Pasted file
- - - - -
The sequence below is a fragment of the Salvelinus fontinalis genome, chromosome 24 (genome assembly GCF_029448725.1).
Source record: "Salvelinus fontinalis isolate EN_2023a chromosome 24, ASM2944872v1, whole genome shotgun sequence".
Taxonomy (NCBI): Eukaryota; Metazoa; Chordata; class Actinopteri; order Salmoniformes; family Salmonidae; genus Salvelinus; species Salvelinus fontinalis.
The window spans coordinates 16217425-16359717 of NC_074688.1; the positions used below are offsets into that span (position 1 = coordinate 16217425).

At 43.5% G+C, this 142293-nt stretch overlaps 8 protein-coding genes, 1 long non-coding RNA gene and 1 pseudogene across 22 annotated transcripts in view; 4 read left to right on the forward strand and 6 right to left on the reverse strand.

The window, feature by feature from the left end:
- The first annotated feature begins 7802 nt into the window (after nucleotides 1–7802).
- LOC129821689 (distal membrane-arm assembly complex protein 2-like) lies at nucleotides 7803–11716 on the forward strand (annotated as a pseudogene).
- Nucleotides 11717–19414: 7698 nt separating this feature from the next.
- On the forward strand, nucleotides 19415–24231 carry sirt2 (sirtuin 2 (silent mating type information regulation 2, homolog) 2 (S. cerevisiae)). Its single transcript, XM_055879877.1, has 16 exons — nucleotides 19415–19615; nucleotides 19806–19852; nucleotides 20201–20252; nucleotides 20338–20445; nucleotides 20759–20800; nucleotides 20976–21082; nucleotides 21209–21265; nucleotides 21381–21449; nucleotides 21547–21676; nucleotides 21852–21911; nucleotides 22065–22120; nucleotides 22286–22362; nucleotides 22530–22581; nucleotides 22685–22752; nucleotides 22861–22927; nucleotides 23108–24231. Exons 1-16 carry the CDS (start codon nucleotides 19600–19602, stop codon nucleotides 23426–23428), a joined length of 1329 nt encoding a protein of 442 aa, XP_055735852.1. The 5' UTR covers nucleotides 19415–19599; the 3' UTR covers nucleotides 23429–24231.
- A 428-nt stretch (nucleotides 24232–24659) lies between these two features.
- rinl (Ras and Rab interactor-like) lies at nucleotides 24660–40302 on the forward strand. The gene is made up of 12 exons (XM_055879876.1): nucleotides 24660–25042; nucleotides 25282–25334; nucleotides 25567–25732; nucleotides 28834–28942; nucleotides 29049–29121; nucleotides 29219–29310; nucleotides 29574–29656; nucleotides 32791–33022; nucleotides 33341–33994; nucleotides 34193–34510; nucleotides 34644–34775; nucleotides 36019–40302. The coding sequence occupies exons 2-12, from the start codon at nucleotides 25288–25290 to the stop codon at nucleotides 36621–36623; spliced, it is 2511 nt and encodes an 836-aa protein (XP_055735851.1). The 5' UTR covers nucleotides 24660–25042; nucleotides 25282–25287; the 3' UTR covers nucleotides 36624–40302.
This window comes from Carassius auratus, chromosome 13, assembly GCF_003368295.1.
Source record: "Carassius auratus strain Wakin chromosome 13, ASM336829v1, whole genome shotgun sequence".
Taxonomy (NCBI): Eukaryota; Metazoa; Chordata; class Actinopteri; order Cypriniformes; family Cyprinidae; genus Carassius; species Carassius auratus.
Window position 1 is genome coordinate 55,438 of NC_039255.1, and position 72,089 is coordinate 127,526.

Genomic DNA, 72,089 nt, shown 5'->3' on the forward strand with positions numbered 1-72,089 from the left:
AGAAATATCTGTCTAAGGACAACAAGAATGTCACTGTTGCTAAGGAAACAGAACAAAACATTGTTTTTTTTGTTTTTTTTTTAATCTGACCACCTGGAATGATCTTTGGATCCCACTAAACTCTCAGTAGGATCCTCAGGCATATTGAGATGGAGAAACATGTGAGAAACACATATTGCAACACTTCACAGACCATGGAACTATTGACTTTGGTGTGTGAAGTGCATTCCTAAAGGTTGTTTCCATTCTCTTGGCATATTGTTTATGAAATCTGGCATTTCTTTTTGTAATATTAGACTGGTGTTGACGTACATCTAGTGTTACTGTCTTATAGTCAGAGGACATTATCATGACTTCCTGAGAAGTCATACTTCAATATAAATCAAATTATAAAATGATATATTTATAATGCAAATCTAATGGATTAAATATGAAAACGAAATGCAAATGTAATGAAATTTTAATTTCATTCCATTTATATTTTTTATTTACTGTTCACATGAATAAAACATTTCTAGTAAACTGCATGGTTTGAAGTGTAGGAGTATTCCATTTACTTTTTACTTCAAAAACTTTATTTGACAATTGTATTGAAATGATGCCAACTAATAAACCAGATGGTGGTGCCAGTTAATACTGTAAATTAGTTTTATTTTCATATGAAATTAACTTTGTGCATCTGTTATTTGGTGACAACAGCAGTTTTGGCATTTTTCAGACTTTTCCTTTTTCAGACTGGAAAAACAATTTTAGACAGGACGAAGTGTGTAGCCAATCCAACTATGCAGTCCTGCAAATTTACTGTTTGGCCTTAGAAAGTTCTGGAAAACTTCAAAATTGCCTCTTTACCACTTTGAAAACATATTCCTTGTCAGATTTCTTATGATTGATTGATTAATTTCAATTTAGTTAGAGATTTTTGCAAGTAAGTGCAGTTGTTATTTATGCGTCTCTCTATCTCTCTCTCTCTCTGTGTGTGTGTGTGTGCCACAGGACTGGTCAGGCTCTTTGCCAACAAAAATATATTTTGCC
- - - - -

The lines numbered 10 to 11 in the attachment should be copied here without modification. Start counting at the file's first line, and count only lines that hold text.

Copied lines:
- On the forward strand, nucleotides 19415–24231 carry sirt2 (sirtuin 2 (silent mating type information regulation 2, homolog) 2 (S. cerevisiae)). Its single transcript, XM_055879877.1, has 16 exons — nucleotides 19415–19615; nucleotides 19806–19852; nucleotides 20201–20252; nucleotides 20338–20445; nucleotides 20759–20800; nucleotides 20976–21082; nucleotides 21209–21265; nucleotides 21381–21449; nucleotides 21547–21676; nucleotides 21852–21911; nucleotides 22065–22120; nucleotides 22286–22362; nucleotides 22530–22581; nucleotides 22685–22752; nucleotides 22861–22927; nucleotides 23108–24231. Exons 1-16 carry the CDS (start codon nucleotides 19600–19602, stop codon nucleotides 23426–23428), a joined length of 1329 nt encoding a protein of 442 aa, XP_055735852.1. The 5' UTR covers nucleotides 19415–19599; the 3' UTR covers nucleotides 23429–24231.
- A 428-nt stretch (nucleotides 24232–24659) lies between these two features.